A Government minister who attended a controversial men-only dinner organised by a charitable trust that has since announced it is to close was called before the Tory chief whip and asked to explain himself.
Children and families minister Nadhim Zahawi was said to have found the Presidents Club fundraiser, at which hostesses were reportedly groped, “extremely uncomfortable” and left early.
But he was given a “dressing down” and asked to explain his attendance after being called to a meeting with Tory chief whip Julian Smith on Wednesday, a Government source told the Press Association.
The Presidents Club, which said it was “appalled” by the allegations surrounding the event last week, has announced it will distribute remaining funds to children’s charities before shutting down in the wake of the scandal.
Theresa May is set to target gagging orders that prevent women reporting sexual harassment, according to The Times.
Such a move would come in the wake of reports that hostesses at the event had to sign confidentiality agreements.
Revelations arising from the event, first reported by the Financial Times, prompted the resignation of businessman David Meller.
Mr Meller, Presidents Club trustee and co-chairman of the annual dinner at London’s Dorchester Hotel, quit his role at the Mayor’s Fund for London and the Department for Education.
A number of charities, including Great Ormond Street Hospital Children’s Charity, that have benefited from the £20 million raised by the Presidents Club over more than 30 years said they will refund previous donations in the wake of the allegations.
Education minister Anne Milton told MPs Mr Zahawi had attended but “found the event extremely uncomfortable”.
Tweeting in response to a demand that he condemn any inappropriate behaviour of those in attendance at the event , Mr Zahawi wrote: “I do unequivocally condemn this behaviour. The report is truly shocking. I will never attend a men only function ever.”
Items at the auction included lunch with Foreign Secretary Boris Johnson, a trip to the Windmill strip club in Soho and plastic surgery “to spice up your wife”.
It is understood that Mr Johnson did not agree to support the event and will not be taking part in the lunch that was auctioned to guests.
The British Association of Aesthetic Plastic Surgeons condemned reports cosmetic surgery was offered as a prize, describing it as “bringing the speciality into disrepute in a very public manner”.
The Bank of England has distanced itself from the dinner, claiming it was not aware of the Presidents Club Dinner and “did not approve any prize for auction at the event”.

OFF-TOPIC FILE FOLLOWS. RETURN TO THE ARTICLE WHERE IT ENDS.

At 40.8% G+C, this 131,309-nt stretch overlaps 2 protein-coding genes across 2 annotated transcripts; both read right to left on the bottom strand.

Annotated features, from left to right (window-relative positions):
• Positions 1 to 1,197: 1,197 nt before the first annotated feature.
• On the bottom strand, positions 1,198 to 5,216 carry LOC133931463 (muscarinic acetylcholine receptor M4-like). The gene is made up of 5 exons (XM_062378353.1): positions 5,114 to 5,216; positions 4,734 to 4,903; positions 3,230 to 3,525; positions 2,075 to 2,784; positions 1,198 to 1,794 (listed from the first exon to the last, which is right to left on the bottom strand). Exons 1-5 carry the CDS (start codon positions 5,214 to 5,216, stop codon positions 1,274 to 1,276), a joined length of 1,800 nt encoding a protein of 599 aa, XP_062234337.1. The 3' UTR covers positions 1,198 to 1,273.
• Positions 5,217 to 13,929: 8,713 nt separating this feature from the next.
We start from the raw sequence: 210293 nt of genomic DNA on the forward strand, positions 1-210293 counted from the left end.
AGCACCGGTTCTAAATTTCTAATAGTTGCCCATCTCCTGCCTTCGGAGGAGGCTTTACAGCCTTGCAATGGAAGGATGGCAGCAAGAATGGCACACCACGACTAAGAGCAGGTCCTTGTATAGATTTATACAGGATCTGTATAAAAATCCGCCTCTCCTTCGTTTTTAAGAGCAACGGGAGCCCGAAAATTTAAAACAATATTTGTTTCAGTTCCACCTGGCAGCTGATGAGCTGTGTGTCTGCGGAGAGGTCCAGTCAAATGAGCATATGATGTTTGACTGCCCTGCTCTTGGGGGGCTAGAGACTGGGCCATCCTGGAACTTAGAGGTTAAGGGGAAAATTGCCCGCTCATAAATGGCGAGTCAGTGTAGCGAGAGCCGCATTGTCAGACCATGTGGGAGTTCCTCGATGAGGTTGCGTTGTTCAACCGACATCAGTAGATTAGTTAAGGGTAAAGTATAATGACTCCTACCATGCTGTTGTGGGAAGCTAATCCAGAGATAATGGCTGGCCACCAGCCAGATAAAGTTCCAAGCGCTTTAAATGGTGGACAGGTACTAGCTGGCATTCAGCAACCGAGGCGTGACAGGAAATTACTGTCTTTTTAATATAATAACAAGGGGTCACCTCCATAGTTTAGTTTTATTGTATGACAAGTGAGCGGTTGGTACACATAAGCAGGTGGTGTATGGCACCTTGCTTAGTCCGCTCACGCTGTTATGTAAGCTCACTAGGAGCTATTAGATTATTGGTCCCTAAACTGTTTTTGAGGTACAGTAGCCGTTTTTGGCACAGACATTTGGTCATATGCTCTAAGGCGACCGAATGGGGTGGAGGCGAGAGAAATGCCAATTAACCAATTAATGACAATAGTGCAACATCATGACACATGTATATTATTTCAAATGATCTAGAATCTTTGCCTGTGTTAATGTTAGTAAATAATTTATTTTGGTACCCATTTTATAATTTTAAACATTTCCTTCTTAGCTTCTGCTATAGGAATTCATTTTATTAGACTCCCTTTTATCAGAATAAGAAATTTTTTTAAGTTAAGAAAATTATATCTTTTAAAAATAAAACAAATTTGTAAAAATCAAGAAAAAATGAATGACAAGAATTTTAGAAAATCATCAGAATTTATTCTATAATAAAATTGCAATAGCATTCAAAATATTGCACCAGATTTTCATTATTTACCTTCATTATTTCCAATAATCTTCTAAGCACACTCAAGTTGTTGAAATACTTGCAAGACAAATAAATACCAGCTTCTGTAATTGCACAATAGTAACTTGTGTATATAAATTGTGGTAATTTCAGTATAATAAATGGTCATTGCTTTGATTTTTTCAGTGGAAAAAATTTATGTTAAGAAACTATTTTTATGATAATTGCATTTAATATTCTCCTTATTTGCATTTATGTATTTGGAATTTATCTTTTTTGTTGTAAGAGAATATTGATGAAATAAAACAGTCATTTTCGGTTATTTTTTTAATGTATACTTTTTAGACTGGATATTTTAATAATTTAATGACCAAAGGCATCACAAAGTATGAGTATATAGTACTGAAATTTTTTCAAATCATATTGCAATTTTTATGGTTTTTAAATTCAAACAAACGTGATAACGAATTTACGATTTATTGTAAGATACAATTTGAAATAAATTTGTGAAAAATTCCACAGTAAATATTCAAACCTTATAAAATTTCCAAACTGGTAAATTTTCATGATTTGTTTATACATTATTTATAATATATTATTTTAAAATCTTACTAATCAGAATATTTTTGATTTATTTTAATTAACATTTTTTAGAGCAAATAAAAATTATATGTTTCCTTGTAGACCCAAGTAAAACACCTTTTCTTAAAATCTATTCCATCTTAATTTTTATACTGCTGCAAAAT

Real estate fund manager Frogmore, which hosted a table at the event, has ended its association with the Presidents Club.
Leading figures in business, politics and finance attended the event hosted by comedian and children’s author David Walliams, who is not the subject of any allegations.
Mr Walliams said in a statement that he attended “in a strictly professional capacity” and “did not witness any of the kind of behaviour that allegedly occurred”, adding that he was “absolutely appalled”.
His fee from this year’s event has been donated to the Children’s Trust, while a prize lot offered by the television judge will be withdrawn, a spokeswoman for the star added.
Financial Times reporter Madison Marriage, who went undercover as part of the paper’s investigation into the event, told BBC Newsnight: “I was groped several times and I know that there are numerous other hostesses who said the same thing had happened to them.
“It’s hands up skirts, hands on bums but also hands on hips, hands on stomachs, arms going round your waist unexpectedly.”
She added: “I can’t believe that it still goes on in 2018, I think it’s quite shocking.”
One woman, aged in her 20s, who waitressed at the event told ITV News: “We were play things. We were objects for them to gawp at, touch.”
The Charity Commission said it was looking into the allegations “as a matter of urgency”.
A statement from former Channel 5 baseball show presenter Jonny Gould, who was the auctioneer at the dinner, said he had “never witnessed any of the alleged behaviour of guests at this event nor in previous years”.
He added: “If I had I would not have continued to work at the event.”
A spokesman for the Artista agency, which recruited the hostesses, said: “I was not aware of any claims of sexual harassment but the kind of behaviour alleged is completely unacceptable.
“I am checking with the staff and any complaints will be dealt with promptly and fairly.”